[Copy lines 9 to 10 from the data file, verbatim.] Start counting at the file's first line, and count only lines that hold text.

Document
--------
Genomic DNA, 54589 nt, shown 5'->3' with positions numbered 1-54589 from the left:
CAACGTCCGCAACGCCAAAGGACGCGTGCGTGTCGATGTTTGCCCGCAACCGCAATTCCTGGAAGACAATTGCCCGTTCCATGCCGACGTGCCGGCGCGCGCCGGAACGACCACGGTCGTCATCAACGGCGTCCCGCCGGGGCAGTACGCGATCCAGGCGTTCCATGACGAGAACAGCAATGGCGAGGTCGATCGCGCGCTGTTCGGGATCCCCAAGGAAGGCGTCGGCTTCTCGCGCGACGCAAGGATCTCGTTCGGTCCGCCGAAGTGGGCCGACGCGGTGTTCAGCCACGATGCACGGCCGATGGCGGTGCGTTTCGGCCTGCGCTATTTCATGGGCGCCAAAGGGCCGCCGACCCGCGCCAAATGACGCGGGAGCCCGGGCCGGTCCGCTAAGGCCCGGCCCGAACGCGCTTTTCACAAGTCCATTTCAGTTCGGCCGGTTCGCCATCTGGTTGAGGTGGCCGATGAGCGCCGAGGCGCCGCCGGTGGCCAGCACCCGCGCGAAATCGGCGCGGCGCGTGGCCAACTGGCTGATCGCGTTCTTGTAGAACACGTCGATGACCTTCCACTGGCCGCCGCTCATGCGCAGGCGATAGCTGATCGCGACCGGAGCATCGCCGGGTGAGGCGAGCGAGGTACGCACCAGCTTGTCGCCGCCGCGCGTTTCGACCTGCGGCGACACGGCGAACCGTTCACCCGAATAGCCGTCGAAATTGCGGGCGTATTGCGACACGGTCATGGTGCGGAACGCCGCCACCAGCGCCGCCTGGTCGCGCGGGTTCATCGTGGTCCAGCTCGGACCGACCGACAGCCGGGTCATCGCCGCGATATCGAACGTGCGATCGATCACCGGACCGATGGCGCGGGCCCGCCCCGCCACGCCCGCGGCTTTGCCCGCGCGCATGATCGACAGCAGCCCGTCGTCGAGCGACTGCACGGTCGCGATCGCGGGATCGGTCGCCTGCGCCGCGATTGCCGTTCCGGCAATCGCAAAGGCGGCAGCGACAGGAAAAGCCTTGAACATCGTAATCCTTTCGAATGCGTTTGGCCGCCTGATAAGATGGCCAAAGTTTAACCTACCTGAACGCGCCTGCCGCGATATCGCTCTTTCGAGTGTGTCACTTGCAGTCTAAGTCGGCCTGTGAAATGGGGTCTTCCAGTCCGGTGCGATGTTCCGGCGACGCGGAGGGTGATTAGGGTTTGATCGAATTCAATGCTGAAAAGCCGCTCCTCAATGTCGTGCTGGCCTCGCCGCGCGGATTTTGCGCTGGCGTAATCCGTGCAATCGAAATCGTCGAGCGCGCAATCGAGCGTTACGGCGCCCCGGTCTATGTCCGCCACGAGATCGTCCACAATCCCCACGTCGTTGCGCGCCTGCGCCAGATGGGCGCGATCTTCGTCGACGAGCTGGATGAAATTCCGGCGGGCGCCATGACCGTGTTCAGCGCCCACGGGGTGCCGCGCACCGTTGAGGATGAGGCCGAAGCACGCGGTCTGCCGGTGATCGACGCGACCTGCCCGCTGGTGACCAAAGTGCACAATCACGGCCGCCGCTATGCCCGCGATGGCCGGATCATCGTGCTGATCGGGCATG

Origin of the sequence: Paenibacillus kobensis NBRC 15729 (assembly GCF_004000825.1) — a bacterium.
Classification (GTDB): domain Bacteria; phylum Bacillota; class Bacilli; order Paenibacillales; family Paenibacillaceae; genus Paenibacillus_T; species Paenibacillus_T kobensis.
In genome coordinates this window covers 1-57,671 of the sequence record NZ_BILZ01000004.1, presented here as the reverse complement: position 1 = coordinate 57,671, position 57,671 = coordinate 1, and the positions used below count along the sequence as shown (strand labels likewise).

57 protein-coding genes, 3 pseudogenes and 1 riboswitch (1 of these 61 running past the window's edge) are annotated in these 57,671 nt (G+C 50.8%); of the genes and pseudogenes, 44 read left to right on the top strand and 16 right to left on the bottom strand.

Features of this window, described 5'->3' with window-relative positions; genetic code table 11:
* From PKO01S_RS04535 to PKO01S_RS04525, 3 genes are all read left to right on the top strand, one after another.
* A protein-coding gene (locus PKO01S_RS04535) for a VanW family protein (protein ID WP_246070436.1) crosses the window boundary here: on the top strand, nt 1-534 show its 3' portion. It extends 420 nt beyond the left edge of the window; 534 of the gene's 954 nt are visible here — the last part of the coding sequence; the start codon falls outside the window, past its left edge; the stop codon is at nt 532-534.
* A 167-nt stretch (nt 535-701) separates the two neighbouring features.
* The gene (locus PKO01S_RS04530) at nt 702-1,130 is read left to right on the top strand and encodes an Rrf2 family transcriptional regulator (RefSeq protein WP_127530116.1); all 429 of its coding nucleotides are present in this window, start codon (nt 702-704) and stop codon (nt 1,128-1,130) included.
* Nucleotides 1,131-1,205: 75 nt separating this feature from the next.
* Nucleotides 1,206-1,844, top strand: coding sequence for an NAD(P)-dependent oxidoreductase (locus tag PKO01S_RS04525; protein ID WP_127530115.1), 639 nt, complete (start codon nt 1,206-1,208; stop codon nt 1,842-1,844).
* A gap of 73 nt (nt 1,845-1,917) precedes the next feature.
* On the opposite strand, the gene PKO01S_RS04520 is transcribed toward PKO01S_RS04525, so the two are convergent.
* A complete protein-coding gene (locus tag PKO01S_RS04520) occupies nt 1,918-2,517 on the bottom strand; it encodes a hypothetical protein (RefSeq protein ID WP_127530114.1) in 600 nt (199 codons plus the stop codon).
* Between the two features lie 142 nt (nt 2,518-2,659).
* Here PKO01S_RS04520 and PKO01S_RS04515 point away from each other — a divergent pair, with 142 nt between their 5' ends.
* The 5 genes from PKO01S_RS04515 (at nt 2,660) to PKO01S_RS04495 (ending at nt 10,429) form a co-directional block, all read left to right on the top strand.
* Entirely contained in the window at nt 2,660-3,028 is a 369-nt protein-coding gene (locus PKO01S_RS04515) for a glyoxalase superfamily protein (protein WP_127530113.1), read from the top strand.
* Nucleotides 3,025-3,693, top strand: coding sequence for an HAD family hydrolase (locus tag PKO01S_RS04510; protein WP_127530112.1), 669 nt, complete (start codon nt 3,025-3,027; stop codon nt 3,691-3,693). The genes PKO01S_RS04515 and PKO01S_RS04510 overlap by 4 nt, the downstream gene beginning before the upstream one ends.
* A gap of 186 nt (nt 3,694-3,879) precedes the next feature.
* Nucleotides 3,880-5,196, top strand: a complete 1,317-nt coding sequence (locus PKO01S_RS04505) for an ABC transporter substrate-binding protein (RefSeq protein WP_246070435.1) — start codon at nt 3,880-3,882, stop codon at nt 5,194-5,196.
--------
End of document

* A protein-coding gene (locus PKO01S_RS04535) for a VanW family protein (protein ID WP_246070436.1) crosses the window boundary here: on the top strand, nt 1-534 show its 3' portion. It extends 420 nt beyond the left edge of the window; 534 of the gene's 954 nt are visible here — the last part of the coding sequence; the start codon falls outside the window, past its left edge; the stop codon is at nt 532-534.
* A 167-nt stretch (nt 535-701) separates the two neighbouring features.